PETIGREE MAGAZINE ISSUE 4 - Page 20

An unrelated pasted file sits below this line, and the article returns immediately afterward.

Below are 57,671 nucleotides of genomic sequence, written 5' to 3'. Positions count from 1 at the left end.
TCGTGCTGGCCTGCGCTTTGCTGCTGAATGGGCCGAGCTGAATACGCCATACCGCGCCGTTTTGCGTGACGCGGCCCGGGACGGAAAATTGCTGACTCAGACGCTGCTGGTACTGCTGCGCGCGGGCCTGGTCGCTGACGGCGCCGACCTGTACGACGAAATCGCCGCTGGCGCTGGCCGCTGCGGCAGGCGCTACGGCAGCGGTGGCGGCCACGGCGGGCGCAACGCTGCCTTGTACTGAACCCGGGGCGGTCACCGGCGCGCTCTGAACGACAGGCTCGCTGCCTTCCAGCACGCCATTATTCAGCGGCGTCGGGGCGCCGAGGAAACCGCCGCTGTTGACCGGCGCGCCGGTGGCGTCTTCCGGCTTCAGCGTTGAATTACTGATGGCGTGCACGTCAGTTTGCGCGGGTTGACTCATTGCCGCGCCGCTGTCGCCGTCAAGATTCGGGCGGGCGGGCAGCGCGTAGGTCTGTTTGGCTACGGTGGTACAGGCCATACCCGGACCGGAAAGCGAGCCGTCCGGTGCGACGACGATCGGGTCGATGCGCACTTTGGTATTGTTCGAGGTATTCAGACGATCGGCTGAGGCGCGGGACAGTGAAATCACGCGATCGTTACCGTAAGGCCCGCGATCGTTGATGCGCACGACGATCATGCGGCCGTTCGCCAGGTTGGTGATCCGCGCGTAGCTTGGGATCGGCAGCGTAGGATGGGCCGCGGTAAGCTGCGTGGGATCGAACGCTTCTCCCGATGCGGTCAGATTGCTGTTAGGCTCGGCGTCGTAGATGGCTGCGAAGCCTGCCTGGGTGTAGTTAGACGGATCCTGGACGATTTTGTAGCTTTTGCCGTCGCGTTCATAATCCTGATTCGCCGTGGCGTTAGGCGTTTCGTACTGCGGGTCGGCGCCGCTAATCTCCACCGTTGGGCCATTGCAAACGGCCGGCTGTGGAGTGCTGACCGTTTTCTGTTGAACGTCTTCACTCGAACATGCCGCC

F E AT U R E IS TOXOPLASMOSIS HIGHLY RISKY FOR PREGNANT WOMEN? Unless immune, pregnant mothers can develop Toxoplasma due to several factors, including exposure to cat faeces, and transfer it to their unborn child. By Suha Jafri Toxoplasmosis is an infection caused by a common single-celled parasite called Toxoplasma gondii. Most warm-blooded animals including sheep, cattle, dogs, cats and humans can be infected with this tiny single-celled parasite. However, the parasite can only be passed on if it enters the environment or food chain, or if it passes from an infected mother to her unborn baby, known as congenital toxoplasmosis. Rarely, the parasite can also be passed from human to human via organ transplantation. In healthy people the symptoms of toxoplasmosis tend to be mild and general, which may lead to a large proportion of cases going unnoticed. Most people who get toxoplasmosis don’t have symptoms. Around 10 to15% of people develop symptoms similar to mild flu or glandular fever, such as a temperature, sore throat and muscle aches. Congenital toxoplasmosis can be quite serious. It occurs when a woman becomes infected during pregnancy and passes the infection on to her unborn baby. This can result in the baby developing serious health problems, such as brain damage and partial blindness. The T. gondii parasite that causes toxoplasmosis is often found in the faeces of infected cats. Cats don’t usually show any symptoms of toxoplasmosis so you may not know whether your cat is infected. Also, infected cats usually only excrete the parasite for a short period of time, usually 2-3 weeks after they are first infected. If the T. gondii parasite gets into the environment or food chain, humans can ingest it. Infection can occur by: • Consuming food, water or soil that’s contaminated with infected cat’s faeces. • Eating or handling raw, undercooked 20 infected meat, such lamb or venison, or infected cured meat, such as salami. • Using knives and other utensils that have been in contact with undercooked or raw infected meat. • Drinking unpasteurised goat’s milk or eating products made from it, such as cheese. If you are pregnant and tests confirm that you have had a recent toxoplasmosis infection, you will need a further test to determine whether your unborn baby is also infected. Amniocentesis is the test most commonly used. Pregnant women infected with toxoplasmosis for the first time may be prescribed antibiotics. This aims to reduce the risk of the unborn baby becoming infected and to limit the severity of congenital toxoplasmosis if the baby does become infected.